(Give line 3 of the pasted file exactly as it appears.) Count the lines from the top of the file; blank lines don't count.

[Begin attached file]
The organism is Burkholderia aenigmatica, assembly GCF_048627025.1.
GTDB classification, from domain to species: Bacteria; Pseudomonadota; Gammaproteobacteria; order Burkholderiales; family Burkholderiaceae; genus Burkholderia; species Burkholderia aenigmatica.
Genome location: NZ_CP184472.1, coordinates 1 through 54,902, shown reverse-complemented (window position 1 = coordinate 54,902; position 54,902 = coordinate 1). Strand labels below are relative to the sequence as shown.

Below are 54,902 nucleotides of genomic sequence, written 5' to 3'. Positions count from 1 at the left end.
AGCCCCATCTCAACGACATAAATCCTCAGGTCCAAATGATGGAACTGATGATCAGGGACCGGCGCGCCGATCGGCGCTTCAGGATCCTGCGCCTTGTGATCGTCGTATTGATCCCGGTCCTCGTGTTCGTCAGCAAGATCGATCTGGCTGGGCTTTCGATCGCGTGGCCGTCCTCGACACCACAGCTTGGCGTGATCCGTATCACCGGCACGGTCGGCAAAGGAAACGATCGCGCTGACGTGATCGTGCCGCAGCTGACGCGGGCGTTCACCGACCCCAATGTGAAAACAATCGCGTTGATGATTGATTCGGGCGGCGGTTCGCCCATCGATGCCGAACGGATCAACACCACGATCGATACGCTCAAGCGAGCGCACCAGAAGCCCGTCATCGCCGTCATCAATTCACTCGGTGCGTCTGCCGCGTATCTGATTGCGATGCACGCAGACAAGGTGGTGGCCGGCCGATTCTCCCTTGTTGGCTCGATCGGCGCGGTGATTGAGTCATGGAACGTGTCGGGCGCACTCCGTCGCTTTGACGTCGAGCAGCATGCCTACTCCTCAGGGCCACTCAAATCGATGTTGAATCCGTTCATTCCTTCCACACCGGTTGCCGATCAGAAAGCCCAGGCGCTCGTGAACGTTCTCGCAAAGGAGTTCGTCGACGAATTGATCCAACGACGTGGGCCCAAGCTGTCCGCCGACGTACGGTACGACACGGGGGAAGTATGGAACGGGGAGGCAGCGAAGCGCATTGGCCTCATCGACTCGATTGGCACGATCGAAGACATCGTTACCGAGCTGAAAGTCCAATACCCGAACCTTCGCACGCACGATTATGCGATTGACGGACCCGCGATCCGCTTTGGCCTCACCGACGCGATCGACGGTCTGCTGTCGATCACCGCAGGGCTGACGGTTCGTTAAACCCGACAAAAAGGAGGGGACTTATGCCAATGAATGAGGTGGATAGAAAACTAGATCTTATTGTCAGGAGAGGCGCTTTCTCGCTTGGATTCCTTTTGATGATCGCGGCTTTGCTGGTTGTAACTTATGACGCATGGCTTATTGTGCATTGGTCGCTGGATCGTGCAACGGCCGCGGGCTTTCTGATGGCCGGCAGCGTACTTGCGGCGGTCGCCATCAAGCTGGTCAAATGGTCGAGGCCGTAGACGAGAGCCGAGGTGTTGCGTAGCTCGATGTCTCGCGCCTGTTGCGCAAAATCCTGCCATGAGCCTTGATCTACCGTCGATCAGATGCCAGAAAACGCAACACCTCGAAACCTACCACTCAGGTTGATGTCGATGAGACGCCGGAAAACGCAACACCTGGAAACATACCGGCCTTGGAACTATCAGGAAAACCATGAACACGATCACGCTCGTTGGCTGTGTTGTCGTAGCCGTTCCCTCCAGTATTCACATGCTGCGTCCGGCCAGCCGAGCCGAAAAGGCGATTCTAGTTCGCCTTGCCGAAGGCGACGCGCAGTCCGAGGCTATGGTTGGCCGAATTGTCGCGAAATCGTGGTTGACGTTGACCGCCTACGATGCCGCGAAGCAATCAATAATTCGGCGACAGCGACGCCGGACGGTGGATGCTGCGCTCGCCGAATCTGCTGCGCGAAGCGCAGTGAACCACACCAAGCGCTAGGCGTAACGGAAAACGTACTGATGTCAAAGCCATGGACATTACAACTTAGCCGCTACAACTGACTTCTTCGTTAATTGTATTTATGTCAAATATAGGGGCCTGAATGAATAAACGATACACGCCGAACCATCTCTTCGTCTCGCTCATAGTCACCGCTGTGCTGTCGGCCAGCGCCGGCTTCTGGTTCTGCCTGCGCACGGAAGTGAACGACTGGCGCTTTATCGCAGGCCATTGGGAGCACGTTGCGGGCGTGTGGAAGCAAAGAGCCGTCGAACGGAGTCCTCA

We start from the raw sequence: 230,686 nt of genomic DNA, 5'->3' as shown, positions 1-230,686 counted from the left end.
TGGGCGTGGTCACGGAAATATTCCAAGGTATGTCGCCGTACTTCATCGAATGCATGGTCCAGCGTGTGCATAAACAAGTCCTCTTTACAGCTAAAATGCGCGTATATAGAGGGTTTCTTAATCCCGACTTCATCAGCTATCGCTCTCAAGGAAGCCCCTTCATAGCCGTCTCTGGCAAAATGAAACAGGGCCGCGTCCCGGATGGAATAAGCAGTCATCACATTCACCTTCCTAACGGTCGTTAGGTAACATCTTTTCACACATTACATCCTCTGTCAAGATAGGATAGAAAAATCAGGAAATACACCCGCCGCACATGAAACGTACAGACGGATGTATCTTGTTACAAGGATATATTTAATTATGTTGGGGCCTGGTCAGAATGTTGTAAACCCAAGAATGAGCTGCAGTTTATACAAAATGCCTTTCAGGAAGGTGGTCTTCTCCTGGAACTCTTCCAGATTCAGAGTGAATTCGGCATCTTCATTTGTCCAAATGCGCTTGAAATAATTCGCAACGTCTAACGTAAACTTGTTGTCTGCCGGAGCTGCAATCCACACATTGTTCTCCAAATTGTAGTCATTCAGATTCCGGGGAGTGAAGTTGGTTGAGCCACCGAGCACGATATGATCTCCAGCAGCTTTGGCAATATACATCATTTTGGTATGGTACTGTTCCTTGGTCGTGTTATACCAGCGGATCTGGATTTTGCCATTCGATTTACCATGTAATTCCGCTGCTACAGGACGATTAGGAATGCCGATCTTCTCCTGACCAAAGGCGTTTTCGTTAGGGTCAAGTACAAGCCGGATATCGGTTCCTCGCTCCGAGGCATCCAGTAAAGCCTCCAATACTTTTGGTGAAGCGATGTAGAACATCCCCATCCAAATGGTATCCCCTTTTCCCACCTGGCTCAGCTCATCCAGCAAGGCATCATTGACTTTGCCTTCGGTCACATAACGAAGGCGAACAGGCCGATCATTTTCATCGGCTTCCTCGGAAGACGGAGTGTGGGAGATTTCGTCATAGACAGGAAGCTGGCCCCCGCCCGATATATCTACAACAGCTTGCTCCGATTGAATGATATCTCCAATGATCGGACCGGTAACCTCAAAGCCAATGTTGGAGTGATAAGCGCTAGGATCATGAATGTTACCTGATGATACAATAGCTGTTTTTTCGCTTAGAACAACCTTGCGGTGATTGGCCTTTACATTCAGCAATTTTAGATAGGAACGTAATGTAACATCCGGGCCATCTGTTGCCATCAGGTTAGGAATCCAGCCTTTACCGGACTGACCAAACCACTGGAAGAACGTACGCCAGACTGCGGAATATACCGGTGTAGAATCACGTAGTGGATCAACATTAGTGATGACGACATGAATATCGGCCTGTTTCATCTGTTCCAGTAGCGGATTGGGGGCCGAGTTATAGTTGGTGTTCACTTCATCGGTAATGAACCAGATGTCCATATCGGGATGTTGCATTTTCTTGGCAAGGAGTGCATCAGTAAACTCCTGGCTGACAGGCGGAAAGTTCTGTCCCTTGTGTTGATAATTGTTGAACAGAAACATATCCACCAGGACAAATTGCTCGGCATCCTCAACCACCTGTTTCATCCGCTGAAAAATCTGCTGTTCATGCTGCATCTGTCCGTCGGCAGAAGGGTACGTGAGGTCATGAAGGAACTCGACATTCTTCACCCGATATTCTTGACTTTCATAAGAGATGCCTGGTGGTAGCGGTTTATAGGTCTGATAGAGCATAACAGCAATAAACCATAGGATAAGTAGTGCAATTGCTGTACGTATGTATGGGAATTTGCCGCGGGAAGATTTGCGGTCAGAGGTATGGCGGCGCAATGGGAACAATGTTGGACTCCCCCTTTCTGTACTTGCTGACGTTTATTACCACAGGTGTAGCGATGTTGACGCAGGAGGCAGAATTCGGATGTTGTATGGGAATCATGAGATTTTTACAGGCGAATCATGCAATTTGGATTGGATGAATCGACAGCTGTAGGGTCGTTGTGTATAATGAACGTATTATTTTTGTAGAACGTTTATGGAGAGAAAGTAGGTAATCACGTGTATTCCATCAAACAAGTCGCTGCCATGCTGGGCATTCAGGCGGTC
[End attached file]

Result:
Genome location: NZ_CP184472.1, coordinates 1 through 54,902, shown reverse-complemented (window position 1 = coordinate 54,902; position 54,902 = coordinate 1). Strand labels below are relative to the sequence as shown.